to define an action and an adjective to describe a thing or
condition, e.g., "talk clearly into the telephone" versus
"it's a clear night". Oh, by the way, why did I put "an" in front
of the ly? ("Aren't you supposed to use "a" when it
precedes a consonant like 'l'?") Not always If the following word begins with a letter
that sounds like a vowel, use "an". In this case it sounds
like "an 'el-why' ".
"That's real good of you" is grammatically incorrect.
Good does not require the adjective real. If you're
actually saying "that really is good of you" (to add
emphasis), the correctness of the adverb form becomes apparent.
Some adverbs are used both with and without ly (late, sure,
near, etc.), while others must use the adjective form, e.g.,
first, fast and far.
Using adverbs and adjectives correctly is more than a nicety of
grammar; it can change the meaning of a phrase. Example: "hard hit
by the news" versus hardly (meaning "scarcely") hit by the
Use an adjective in place of an adverb when the verb involves
one of the senses (smell sweet, looks happy, ).
Don't Lapse Into a Comma
Don't use a comma if it interrupts the flow of a thought ("she
believed, in her theory" is wrong). You shouldn't use a comma
before and, unless a separate thought or possible confusion
is involved ("go to the grocery store for milk, break and coffee,
and pick up the dry cleaning" and "the three law firms are
Jones, Jones and Jones, Taylor, Taylor and Taylor, and Anderson,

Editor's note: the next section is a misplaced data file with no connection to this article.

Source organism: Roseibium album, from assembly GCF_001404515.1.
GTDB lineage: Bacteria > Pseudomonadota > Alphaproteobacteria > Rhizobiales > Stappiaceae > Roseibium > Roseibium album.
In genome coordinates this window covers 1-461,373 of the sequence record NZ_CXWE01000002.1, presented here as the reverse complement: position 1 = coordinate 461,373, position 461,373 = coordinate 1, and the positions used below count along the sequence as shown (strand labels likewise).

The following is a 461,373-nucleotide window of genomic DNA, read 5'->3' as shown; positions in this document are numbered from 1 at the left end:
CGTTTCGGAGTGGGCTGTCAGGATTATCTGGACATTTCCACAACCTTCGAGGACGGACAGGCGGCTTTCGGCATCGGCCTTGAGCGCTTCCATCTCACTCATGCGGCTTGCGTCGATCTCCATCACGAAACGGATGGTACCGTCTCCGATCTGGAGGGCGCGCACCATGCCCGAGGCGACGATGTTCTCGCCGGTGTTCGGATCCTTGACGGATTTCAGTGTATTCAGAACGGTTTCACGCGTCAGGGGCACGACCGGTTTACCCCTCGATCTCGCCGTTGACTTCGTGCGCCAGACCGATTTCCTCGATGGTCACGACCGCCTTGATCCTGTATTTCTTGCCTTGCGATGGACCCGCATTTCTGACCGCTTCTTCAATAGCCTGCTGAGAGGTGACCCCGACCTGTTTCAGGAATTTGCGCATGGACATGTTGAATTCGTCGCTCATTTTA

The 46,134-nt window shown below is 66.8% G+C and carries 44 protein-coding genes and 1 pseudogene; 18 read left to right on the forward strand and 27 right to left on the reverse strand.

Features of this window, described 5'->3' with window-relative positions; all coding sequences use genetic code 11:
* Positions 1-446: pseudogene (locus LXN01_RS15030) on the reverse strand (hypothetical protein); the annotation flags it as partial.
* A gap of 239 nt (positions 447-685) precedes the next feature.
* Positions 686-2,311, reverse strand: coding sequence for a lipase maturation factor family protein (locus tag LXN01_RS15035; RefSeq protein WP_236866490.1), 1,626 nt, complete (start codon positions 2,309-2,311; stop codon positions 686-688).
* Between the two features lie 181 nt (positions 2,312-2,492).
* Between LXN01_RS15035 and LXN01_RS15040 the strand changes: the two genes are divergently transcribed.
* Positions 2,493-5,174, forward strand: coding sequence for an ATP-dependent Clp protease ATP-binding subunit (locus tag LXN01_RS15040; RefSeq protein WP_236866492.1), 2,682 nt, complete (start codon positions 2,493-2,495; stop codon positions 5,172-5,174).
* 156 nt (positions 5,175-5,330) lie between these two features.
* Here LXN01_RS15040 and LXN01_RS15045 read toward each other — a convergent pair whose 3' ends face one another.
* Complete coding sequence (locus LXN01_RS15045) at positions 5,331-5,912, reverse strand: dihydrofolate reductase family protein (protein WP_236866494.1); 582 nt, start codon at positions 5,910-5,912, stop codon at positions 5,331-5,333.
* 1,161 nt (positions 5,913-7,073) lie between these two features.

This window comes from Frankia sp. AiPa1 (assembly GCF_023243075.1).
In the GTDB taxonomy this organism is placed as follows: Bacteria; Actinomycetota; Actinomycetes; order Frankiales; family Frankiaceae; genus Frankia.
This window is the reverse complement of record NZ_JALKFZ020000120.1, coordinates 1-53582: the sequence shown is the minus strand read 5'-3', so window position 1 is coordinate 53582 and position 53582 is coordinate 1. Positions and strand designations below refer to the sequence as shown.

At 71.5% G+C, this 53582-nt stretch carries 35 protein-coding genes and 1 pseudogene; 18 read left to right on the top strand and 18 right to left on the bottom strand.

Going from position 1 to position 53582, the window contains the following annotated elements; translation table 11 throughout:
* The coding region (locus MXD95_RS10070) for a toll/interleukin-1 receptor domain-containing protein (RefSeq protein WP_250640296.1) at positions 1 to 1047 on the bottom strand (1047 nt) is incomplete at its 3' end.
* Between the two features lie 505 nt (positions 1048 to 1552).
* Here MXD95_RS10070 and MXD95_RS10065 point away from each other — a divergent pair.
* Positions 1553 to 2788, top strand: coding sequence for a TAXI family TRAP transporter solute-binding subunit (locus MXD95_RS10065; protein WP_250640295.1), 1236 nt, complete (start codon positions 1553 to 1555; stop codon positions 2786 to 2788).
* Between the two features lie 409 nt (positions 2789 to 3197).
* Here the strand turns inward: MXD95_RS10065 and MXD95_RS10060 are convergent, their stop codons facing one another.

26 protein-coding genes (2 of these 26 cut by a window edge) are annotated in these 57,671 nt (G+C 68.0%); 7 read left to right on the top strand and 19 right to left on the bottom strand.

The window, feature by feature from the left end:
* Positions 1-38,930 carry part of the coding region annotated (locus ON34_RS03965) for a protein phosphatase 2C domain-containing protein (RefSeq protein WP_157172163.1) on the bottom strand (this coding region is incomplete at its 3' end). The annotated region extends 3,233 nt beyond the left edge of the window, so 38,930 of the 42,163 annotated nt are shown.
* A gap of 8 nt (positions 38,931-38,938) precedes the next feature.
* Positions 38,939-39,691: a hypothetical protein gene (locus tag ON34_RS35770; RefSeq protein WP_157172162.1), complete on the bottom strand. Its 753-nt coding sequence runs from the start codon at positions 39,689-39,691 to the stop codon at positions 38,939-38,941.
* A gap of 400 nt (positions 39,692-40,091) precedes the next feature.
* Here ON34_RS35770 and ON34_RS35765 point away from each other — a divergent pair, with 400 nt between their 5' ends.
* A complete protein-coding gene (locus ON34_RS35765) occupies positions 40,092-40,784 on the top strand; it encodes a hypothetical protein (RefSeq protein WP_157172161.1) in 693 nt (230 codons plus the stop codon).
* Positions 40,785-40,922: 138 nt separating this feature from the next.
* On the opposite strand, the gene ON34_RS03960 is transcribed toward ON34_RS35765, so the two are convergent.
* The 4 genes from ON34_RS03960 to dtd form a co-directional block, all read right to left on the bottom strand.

Anderson and Anderson", to avoid confusion between the Taylors and
Semi-colons . . . Designer Punctuation?
Semi-colons . . . how exciting. When they show up most often as
stops, they work like periods, only between closely related
thoughts. (We'll talk about exceptions later; there are almost
When a comma just doesn't cut it (see previous parenthesis), use
a semi-colon to keep separate but related thoughts from running
together. Also, use it when words like however and
therefore separate complete thoughts, e.g., "I like coffee;
however, it keeps me awake at night."
The exceptions? A semi-colon is not a full stop when it's used
in a word grouping that otherwise would be a jumble of commas ("go
to the mall and buy shirts, ties and socks from the men's shop;
CDs, tapes and videos from the record store; and milk, bread and
coffee from the supermarket"). It's also not a full stop when
followed by and or or, and when it separates items in
a list of many elements, e.g., names with titles and departments or
Don't use semi-colons to introduce a list; use a colon for that
("the advantages are:" not "the advantages are;").
Select one of these topics and fly to the appropriate
"Misused Words and Phrases"
"Noooo! Don't Use THAT Word!"
"Uncategoriza ... Bill?"
Viewing Grammar Grabbers Pages in sequence?
These are the ones you likely have not seen yet:
Page Design Tips"
"Professional Writing / Editing Services"
To go back to the top of the Page, select image . . .